Tigers have fun, are fun to watch
Start with a basketball team, leave out its top three scorers and rebounders from a year ago, mix in 12 players 6’2” or shorter and put it in one of the toughest areas in Class 5A. Sound like a recipe for disaster? These guys probably lose regularly, right, and probably don’t have much fun?
Chilton County High might not pass the look test, but I’ll bet the Tigers have more fun playing than any other team you’ll see this year. And that’s why they win—CCHS is 2-2 so far with wins over Prattville and Briarwood and losses to Selma and Chelsea. A team this short on, um, height and experience is not supposed to have success against that kind of slate.
Consider its limitations. The tallest Tiger is 6-foot, 2-inch Kenyon Floyd. Three players lost to graduation from last year’s squad—Brian McPherson, Jalarious Mitchell and Ronte Williams—were the top three on the team in the scoring and rebounding categories. So far this season, sophomore guard Nelson Williams leads the team with only about 10 points per game.
As you might expect, coach Donnie Hand expects his team to make up for its lack of size and superstar quality by playing hard and fast. The Tigers utilize a full-court press defense about 80 percent of the time, Hand estimates.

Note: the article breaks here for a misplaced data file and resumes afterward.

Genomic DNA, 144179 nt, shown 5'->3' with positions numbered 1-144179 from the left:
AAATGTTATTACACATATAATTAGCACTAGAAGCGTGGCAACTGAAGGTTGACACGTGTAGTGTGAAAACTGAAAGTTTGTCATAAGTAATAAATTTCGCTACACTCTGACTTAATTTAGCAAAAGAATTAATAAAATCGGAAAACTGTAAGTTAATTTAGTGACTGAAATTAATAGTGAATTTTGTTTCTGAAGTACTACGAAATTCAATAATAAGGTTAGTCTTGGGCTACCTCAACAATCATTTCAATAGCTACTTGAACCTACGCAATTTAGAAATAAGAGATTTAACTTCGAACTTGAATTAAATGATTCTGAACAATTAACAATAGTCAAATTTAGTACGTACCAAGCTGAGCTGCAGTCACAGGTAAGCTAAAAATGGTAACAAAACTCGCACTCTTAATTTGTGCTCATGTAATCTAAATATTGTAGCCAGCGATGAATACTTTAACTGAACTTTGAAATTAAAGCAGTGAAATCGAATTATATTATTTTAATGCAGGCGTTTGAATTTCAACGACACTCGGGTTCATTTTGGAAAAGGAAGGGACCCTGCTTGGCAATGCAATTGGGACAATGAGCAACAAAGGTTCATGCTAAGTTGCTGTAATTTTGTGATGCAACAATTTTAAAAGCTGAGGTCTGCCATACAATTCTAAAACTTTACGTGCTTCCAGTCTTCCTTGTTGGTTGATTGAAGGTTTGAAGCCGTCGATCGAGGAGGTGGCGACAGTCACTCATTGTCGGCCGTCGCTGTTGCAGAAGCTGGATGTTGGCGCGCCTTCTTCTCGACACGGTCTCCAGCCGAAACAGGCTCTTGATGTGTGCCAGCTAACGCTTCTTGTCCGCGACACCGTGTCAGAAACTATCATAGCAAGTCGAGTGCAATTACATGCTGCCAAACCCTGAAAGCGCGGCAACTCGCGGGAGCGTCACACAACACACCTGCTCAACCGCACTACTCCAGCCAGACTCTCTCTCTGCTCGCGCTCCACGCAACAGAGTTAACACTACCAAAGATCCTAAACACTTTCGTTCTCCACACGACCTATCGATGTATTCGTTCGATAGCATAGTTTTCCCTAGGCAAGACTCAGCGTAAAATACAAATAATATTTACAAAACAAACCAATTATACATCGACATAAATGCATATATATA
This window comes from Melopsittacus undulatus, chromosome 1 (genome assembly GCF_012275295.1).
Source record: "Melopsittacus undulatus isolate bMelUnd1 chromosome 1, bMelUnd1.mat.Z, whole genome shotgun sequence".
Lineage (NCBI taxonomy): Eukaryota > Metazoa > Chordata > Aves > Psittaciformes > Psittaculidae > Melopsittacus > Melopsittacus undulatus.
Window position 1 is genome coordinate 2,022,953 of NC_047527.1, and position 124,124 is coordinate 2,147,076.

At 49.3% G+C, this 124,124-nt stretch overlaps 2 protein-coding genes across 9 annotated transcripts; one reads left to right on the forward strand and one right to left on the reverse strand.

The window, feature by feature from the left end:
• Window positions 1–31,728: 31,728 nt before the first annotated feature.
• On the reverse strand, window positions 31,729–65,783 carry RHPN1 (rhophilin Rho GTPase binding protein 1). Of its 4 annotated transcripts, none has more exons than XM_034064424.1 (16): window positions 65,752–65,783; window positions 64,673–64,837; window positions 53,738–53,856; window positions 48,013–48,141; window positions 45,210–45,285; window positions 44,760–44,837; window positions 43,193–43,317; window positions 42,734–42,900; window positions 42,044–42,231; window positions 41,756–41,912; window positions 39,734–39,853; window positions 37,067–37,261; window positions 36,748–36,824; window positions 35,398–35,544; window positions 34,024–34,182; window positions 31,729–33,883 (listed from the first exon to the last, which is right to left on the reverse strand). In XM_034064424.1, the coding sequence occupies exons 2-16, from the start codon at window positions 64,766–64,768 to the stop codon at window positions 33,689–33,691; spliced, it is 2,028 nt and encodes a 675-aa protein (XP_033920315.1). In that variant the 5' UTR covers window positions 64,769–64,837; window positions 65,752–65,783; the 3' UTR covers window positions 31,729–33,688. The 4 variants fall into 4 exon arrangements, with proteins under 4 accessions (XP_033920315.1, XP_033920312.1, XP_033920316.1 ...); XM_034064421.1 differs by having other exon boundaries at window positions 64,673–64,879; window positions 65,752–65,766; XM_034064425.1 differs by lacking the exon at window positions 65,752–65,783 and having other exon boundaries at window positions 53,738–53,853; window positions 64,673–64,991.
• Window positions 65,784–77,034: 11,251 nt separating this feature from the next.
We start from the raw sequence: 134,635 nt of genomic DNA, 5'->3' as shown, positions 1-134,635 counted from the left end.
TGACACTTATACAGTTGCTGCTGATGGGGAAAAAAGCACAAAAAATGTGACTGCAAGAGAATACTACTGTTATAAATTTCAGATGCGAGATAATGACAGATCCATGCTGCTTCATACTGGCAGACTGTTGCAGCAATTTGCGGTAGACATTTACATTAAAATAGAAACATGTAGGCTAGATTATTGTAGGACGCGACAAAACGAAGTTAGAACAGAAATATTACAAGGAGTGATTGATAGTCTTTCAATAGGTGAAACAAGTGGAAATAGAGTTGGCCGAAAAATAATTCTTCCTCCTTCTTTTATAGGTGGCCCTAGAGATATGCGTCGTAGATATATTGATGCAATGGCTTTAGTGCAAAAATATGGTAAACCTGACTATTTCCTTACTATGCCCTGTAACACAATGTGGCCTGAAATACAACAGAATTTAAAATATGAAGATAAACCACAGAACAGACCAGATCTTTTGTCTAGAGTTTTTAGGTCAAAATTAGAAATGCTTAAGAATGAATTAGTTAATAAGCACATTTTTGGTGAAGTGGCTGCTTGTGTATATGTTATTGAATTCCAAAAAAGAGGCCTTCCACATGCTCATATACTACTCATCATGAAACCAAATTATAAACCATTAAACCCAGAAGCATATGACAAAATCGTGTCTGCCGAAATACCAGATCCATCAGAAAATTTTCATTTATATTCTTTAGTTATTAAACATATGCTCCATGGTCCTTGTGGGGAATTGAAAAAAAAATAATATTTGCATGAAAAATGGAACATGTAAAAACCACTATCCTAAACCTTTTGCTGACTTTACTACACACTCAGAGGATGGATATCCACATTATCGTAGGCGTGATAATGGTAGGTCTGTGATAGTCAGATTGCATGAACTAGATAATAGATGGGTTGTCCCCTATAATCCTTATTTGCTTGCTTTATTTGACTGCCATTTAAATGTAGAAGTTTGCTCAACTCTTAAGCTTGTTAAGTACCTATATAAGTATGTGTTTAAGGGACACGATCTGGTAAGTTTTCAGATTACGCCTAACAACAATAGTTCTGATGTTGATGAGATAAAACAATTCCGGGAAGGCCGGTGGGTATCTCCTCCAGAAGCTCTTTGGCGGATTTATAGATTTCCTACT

“You have got to be about 10 deep to press,” he said. “I thought we would play more halfcourt offense this year, but [the press] has been effective so we’ve stuck with it. I think [the players] like it; they understand it. Kids always enjoy running around.”
Hand regularly shuffles in 11 players, all of whom are expected to play at breakneck speed for a short period of time until it’s time for the next reserve.
CCHS’s press is made more effective during home games by the Bleacher Creatures, a bloc of students that sit in one area and harass opposing players. The Creatures feed off their team’s style of play, and vice versa. It can be an intimidating combination, as Briarwood found out on Dec. 4. The Lions—who had already pulled out wins on the road against Sylacauga, Thompson and Oak Mountain—had no answer most of the night for the aggressive CCHS defense and fans and lost 64-58. It all adds up to a brand of basketball well worth the price of admission.
“As long as they’re hustling and giving it everything they’ve got, it’s fun,” Hand said. “And we have got to do that this year to have a chance.”